There is no fairness in court costs - Spear's Magazine
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There is no fairness in court costs


The level of legal fees and the cost of litigating a case are sensitive issues; Berezovsky v Abramovich was said to have cost both parties nearly £100 million. When you have two UHNWs knocking ten bells out of each other in court, that is one thing. But as a long-running case which has just been adjudicated by the Supreme Court shows, HNWs fighting people of regular means can end up at a significant financial disadvantage when it comes to wigs and gowns.

In the case of Coventry v Lawrence, Mr Coventry and others were running a speedway and stock-car racing stadium and circuit in Suffolk. Ms Lawrence and Mr Shields owned a bungalow 850 yards away which suffered from noise from the circuit and sued for damages for the noise nuisance. The trial judge found for the houseowners but the Court of Appeal reversed that decision.
On further appeal to the Supreme Court earlier this year, the houseowners won. There is no doubt that this was not a straightforward case, and indeed the first judgment ran to over 110 pages.

The judge ordered Mr Coventry and his co-defendants to pay 60 per cent of the houseowners' costs. Of course, they would also have to pay their own costs as the losing party, and it was the scale of these which led Lord Neuberger, the president of the Supreme Court, to express his concern. To put it in context, the house itself was worth less than £300,000 and the effect of the nuisance on that value was put at a maximum of £74,000, but the base legal costs came to £398,000.

Now, that is bad enough, but the houseowners could never have taken the case forward at all from their own resources, and there was no legal aid available for this claim, so they had entered into a conditional fee agreement with their lawyers -- a 'no win, no fee' arrangement. The upside for their lawyers was that, if they did win, they could claim a success fee of up to 100 per cent of most elements of the base costs.

On Mr Coventry's side, there was also an insurance premium to cover the position if the houseowners lost and were unable to pay his costs because they had no money to do so. The real effect of a 60 per cent liability to costs over a nuisance of not more than £74,000 was a bill for over £640,000.

Counsel for Mr Coventry argued that making him and his co-defendants liable for all these elements meant that, in the balance of the litigation, he was always at a disadvantage, and a double jeopardy when the plaintiff had entered into a conditional fee agreement. If the plaintiff had been a wealthy landowner who paid his own fees, then there would have been no exposure to a success fee, nor to paying a premium to cover his inability to recover costs if he won.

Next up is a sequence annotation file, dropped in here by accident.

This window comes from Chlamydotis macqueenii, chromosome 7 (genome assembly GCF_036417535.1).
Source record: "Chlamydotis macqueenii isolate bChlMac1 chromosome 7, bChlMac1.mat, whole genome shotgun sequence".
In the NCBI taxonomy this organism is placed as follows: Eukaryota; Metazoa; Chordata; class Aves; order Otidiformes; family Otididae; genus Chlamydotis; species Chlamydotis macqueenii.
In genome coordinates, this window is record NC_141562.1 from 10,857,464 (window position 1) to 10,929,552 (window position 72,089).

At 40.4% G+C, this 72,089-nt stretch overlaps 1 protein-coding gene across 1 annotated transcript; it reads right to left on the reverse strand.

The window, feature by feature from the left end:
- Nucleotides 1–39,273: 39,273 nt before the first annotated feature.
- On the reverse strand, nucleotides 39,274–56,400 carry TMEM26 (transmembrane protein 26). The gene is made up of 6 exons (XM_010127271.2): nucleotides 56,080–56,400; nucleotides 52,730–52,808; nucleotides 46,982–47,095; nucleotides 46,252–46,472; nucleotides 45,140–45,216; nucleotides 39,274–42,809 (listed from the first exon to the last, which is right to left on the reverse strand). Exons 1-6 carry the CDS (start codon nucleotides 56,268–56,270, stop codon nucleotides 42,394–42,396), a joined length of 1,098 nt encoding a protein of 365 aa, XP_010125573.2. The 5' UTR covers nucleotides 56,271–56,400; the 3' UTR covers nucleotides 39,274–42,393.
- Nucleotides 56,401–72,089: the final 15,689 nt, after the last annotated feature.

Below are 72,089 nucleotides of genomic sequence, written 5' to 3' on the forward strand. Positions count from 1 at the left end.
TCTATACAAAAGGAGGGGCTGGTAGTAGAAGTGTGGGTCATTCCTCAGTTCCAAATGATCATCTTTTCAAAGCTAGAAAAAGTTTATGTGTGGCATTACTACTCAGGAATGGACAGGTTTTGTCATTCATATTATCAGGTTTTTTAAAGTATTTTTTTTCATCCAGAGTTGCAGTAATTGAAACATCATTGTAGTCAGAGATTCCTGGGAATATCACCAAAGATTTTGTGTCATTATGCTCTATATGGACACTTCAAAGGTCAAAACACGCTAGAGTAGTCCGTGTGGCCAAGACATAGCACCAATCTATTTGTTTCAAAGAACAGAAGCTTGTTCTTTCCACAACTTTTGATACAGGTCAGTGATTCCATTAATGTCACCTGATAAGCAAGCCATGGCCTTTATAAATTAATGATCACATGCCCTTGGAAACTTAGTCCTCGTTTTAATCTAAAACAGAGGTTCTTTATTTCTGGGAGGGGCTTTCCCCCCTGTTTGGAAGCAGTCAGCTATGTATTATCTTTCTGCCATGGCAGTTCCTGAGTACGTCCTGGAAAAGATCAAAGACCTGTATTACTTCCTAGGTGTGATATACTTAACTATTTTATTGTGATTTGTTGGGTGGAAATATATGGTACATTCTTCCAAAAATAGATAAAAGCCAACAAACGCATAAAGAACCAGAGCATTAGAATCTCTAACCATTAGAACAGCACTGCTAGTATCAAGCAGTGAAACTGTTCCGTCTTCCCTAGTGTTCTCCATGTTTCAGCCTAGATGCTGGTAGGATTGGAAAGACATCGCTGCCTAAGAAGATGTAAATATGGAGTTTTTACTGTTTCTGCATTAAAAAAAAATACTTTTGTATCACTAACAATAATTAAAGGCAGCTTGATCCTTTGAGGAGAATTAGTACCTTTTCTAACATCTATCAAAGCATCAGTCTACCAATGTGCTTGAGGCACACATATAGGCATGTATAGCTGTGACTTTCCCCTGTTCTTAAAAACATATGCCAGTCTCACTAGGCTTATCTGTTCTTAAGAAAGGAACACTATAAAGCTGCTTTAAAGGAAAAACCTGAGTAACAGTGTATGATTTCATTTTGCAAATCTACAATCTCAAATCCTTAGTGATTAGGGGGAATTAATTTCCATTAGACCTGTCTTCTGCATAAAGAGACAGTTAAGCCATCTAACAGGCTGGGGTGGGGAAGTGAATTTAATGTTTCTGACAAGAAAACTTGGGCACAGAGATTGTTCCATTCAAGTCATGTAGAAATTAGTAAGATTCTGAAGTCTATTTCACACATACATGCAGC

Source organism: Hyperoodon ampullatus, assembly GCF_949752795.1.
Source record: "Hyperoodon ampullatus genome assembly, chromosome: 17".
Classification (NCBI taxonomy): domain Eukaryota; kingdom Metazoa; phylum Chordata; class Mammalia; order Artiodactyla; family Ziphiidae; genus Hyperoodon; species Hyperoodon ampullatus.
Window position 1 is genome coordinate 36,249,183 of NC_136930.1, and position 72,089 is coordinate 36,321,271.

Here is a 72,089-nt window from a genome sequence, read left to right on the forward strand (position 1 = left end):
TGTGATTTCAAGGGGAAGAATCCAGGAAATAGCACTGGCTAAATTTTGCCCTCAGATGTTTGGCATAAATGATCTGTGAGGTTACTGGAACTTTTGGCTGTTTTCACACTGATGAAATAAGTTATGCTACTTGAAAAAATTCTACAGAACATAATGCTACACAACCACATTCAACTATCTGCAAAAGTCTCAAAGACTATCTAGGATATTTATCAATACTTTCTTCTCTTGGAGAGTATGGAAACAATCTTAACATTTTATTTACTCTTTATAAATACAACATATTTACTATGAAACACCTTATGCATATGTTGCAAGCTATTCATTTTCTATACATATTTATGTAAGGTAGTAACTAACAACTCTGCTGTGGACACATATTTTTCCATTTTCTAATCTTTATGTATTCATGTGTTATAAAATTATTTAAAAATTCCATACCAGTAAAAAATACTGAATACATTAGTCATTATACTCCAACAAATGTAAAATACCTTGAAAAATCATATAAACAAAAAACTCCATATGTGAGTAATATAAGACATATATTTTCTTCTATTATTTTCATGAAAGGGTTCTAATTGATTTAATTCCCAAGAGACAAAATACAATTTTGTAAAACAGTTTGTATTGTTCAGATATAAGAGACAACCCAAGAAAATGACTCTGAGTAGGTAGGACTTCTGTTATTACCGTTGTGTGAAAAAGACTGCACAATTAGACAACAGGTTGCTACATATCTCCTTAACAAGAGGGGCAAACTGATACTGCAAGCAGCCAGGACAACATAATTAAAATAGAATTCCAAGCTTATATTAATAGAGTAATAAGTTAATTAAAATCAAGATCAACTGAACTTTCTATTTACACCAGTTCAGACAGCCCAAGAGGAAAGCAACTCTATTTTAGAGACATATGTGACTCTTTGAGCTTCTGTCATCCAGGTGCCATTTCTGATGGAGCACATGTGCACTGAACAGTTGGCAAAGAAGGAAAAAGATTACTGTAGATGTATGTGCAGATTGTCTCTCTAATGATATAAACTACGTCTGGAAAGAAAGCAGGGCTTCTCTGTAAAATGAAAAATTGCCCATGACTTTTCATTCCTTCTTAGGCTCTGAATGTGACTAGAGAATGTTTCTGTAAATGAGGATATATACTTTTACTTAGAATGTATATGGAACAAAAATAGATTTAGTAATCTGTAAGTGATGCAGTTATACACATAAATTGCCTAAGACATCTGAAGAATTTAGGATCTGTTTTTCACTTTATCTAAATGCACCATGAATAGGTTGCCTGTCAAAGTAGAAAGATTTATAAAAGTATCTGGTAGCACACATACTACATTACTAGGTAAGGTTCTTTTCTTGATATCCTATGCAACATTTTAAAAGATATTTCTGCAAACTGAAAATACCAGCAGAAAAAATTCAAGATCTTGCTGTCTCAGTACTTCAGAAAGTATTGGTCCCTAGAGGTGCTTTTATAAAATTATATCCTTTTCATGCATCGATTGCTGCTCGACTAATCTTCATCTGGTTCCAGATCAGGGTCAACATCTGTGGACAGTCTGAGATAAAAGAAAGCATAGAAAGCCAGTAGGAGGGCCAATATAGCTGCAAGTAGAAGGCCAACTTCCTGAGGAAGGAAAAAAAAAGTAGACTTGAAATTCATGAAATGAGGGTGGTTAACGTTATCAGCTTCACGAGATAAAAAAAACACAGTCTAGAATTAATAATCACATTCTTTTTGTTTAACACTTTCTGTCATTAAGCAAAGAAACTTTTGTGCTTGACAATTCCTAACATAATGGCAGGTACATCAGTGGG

On this argument, the Supreme Court felt that they had to hear a view from the government's legal officer about where they stood: was there an argument that Mr Coventry's human rights had been violated since a proportionate remedy was not available? They only did this reluctantly because it meant that there would inevitably be a further hearing. So the case is not yet over.

What is highlighted is the tension which exists between denying access to those with a good case but no resources to pursue it, and penalising litigants with better resources who find themselves engaged in litigation with a party who has no real concern about the financial effects of losing the case. And you can see from the figures how expensive this can be.

The notion of success fees, allowing lawyers to be rewarded for acting in a case for a poorer party, was a noble attempt to defend the position of the financial underdog against a party with unlimited resources. It also attempted to steer clear of the very different system that applies in the US. There, except in very unusual circumstances, each litigating party bears its own costs.

But success fees in America are not limited to the amount of fees incurred and can be a very significant percentage of the amount of the financial claim. Examples of law firms walking away with millions, if not billions, of dollars are frequent. Is it a surprise that a person being sued in the US will be all too keen to settle a claim, however, outrageous it may be?

Litigation claims or defences require substantial amounts of time and attention to detail, particularly in the light of the adversarial system that underpins the legal system in the UK and the US. It is good that the Supreme Court is so concerned, but we must remain faithful to the principle that the law should be available to all. There should, however, be a mechanism which does not make a wealthier defendant face an outrageous burden.



 

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